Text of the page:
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Robots @ SIT

Get hold of one of the available Robots at SIT Library and start your robotics journey today!


Required Knowledge:

Conditional statements, Logical operators, Loops, Variables, Accelerometer, Multiple Finches


Accelerometers are essential in aircraft and missiles in determining their orientation relative to the curve of the Earth. It is also used in fall detection devices, as well as in mobile devices to change the orientation of the screen display according to how the user tilts the device.


Remote Control Finch

Use the accelerometer on one Finch to control the movements of the other Finch in a more complex and complete way. Using the accelerometer measurements on the "remote control", the Finch can move in any direction (e.g. forwards and left, backwards and right) depending on how the user tilts the "remote control".


Use a while loop (Python) or forever loop block (Snap!) to print the acceleration values constantly to the screen, using "print(bird.getAcceleration())" (Python) or say blocks with the Finch Accelerometer blocks (Snap!). Observe these values and note what positions will give certain acceleration values. (Hint: Observe the x and y acceleration values)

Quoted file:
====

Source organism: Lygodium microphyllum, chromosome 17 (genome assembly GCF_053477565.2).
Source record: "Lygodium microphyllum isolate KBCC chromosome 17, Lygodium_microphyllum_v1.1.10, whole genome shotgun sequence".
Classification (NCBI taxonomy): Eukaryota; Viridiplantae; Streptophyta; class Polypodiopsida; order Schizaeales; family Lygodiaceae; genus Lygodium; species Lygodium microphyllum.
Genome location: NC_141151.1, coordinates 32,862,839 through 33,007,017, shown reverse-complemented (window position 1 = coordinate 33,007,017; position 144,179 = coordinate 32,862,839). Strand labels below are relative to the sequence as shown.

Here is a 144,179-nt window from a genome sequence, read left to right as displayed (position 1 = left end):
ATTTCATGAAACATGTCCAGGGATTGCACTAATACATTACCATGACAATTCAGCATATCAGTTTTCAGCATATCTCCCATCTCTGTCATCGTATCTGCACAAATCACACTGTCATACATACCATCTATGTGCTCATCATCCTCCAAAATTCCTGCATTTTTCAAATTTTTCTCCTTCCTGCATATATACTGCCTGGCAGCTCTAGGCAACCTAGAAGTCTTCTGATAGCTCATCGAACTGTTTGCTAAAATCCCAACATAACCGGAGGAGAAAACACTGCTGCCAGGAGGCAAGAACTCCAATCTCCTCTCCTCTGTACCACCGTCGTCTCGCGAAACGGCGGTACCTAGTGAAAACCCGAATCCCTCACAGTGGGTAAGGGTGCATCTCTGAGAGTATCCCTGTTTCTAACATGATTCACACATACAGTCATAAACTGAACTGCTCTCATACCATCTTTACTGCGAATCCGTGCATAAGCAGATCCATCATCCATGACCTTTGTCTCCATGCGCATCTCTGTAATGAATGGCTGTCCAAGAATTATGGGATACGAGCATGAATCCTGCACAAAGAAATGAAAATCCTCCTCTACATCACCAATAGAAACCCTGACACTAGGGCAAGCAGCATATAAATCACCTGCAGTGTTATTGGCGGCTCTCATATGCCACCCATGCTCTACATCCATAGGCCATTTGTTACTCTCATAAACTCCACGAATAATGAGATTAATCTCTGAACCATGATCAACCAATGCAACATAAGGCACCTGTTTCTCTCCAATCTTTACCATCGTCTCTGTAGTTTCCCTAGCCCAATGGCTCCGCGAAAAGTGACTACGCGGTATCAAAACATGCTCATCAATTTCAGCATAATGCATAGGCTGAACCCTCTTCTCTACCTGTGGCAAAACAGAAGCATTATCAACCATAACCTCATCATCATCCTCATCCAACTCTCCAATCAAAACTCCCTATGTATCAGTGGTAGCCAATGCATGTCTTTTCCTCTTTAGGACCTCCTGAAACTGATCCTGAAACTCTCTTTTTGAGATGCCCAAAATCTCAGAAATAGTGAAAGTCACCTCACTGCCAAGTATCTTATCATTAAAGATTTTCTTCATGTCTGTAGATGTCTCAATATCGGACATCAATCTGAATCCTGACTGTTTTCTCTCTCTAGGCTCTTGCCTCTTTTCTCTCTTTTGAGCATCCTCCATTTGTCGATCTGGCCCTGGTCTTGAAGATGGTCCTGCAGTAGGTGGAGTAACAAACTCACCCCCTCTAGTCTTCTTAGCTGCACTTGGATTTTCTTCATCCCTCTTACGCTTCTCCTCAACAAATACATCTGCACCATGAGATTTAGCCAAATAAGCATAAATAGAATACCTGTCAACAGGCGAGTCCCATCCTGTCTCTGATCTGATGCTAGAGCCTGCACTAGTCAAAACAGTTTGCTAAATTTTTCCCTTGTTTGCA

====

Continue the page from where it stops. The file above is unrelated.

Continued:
1. Finch A will refer to the "remote control" and Finch B will be the moving Finch.

2. Use a repeat until block that stops when button A on Finch A is pressed. Steps 3, 5 and 6 will be written in this loop.

3. Create two variables ax and ay. Set them to the following values:

4. Use a couple of if blocks that trigger depending on the position of Finch A, with the corresponding Finch B wheel speeds inside each if block. (Hint: There should be 7 if blocks)

5. When the repeat until block stops, add a Finch 'B' stop block for Finch B to stop its motion.



1. In your code, bird1 will refer to the "remote control" and bird2 will refer to the moving Finch.

2. Use a while loop that breaks when button A is pressed on bird1. Steps 3 to 5 will be written in this loop.

3. Use the "accelX, accelY, accelZ = bird1.getAcceleration()" statement to obtain the accelerometer values from bird1.

4. Declare two variables ax and ay, where ax = int(5*float(accelX)) and ay = int(5*float(accelY)). Play around with the '5' value and adjust according to the wheel power you desire.

5. Use a if-elif-else statement with a bunch of elif statements to account for all the possible positions of bird1 and the corresponding wheel speeds of bird2. (Hint: There are a total of 7 possible positions)

6. Do not forget to add a "bird2.stop()" statement when the while loop breaks to stop bird2's motion.

Sample Codes